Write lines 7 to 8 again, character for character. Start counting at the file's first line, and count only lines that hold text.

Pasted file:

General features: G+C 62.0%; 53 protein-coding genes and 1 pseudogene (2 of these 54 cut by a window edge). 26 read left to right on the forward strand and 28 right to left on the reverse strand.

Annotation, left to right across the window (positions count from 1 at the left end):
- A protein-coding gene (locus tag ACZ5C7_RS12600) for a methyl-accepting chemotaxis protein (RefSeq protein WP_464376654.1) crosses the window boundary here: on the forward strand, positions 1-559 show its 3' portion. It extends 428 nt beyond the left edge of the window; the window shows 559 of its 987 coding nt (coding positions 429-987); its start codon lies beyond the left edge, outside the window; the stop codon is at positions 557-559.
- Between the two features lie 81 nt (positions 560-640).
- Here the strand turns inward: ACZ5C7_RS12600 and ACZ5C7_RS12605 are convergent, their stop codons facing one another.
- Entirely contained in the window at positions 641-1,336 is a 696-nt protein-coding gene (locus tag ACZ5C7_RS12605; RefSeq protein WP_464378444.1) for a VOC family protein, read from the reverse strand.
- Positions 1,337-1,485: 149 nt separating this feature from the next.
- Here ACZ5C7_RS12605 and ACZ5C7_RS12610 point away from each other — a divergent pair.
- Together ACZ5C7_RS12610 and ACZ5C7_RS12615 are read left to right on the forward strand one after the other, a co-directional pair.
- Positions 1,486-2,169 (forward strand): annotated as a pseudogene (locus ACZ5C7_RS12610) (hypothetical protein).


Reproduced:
- Positions 1,337-1,485: 149 nt separating this feature from the next.
- Here ACZ5C7_RS12605 and ACZ5C7_RS12610 point away from each other — a divergent pair.